Clarence Madison Dally

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Clarence Madison Dally (1865– October 2, 1904[1]) was an American glassblower, noted as an assistant to Thomas Edison in his work on X-rays and as an early victim of radiation dermatitis and its complications.

Early life and education[edit]

Clarence Dally was born in Woodbridge, New Jersey, one of four brothers. He enlisted in the United States Navy at the age of seventeen, and served for six years.


After obtaining an honorable discharge he went to work at the Edison Lamp Works in Harrison with his father and brothers as a glassblower. Around 1890 he moved to the Edison Laboratory in West Orange to assist in experiments with the incandescent lamp.

Working with Edison[edit]

Dally was a favored employee of Thomas Edison. He was entrusted to help demonstrate Edison's new fluoroscopic machine at the 1896 National Electric Light Association exhibition.[2]

Edison X-ray focus tube[edit]

Following Röntgen's work on X-rays in 1895, Clarence and his brother Charles worked on the development of the Edison X-ray focus tube, developing the fluoroscope using calcium tungstate. The Edison fluoroscope produced sharper images than the Röntgen fluoroscope, which used barium platinocyanide. At the time, the levels of X-rays produced were not believed to be dangerous. However, Edison noted how "the x-ray had affected poisonously my assistant, Mr. Dally."

Radiation effects[edit]

By 1900, Clarence Dally was suffering radiation damage to his hands and face sufficient to require time off work. Due to him being right handed, he used his left to test the beam from the machine. This caused his left hand to be affected before his right.[3] In 1902, one lesion on his left wrist was treated unsuccessfully with multiple skin grafts and eventually his left hand was amputated. An ulceration on his right hand necessitated the amputation of four fingers.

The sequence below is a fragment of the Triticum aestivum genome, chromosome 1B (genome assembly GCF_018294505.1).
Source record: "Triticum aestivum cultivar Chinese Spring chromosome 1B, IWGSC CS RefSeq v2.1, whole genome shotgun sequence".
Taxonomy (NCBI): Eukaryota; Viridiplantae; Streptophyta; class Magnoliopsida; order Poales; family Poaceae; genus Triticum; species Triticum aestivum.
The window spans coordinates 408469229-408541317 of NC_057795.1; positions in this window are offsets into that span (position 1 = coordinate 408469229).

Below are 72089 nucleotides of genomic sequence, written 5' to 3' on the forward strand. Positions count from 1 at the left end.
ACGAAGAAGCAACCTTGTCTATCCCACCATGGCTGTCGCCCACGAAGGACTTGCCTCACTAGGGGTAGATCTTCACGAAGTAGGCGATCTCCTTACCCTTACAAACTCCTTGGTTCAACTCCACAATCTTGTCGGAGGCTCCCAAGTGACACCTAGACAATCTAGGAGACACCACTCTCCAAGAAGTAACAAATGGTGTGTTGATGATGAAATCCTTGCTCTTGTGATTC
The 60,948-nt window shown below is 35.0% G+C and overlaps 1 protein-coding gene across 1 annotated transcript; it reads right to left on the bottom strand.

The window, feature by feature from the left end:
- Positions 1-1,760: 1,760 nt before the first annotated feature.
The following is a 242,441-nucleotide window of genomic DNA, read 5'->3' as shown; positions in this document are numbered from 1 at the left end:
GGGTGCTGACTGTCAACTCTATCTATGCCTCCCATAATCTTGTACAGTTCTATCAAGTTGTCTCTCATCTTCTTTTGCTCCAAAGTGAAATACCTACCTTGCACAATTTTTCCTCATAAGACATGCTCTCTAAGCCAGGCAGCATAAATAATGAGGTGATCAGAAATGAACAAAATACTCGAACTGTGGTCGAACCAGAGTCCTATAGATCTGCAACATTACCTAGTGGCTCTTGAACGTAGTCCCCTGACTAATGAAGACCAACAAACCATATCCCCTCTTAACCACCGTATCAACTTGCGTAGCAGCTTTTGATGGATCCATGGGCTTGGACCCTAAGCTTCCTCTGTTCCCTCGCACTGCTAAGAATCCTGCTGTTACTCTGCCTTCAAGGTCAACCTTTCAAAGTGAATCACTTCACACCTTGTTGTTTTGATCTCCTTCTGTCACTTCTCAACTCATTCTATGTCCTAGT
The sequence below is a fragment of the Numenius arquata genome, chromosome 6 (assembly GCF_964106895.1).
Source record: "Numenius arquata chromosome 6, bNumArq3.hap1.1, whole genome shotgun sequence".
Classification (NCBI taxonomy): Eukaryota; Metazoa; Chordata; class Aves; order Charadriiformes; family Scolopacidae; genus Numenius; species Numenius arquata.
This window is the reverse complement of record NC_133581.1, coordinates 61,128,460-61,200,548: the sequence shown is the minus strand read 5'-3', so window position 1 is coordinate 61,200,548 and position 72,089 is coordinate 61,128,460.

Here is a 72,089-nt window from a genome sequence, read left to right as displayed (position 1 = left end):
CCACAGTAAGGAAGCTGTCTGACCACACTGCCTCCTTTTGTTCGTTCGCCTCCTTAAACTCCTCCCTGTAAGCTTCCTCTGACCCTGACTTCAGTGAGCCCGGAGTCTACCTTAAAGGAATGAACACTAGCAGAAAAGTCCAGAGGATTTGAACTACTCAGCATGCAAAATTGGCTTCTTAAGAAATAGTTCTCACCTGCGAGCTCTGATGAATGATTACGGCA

These procedures failed to halt the progression of his carcinoma, and despite the amputation of his arms at the elbow and shoulder, he died from mediastinal cancer. Dally is thought to be the first American to die from the effects of experimentation with radiation.[4] Following this, Thomas Edison abandoned his research on X-rays. In 1903, Edison said "Don't talk to me about X-rays; I am afraid of them."[5]

Personal life[edit]

Dally was survived by his wife and two sons.[1]

See also[edit]


  1. ^ a b "C.M. DALLY DIES A MARTYR TO SCIENCE". The New York Times. October 4, 1904.
  2. ^ Brown, P (January 1995). "American martyrs to radiology. Clarence Madison Dally (1865-1904). 1936". American Journal of Roentgenology. 164 (1): 237–239. doi:10.2214/ajr.164.1.7998548. ISSN 0361-803X.
  3. ^ Gagliardi, R A (November 1991). "Clarence Dally: an American pioneer". American Journal of Roentgenology. 157 (5): 922. doi:10.2214/ajr.157.5.1927809. ISSN 0361-803X.
  4. ^ Ritenour, Mary Alice Statkiewicz-Sherer, Paul J. Visconti, E. Russell (1998). Radiation Protection in Medical Radiography (3rd ed.). St. Louis, MO: Mosby. p. 38. ISBN 978-0815128960.
  5. ^ Duke University Rare Book, Manuscript, and Special Collections Library: "Edison Fears the Hidden Perils of the X-Rays", New York World, August 3, 1903, Durham, NC.

Further reading[edit]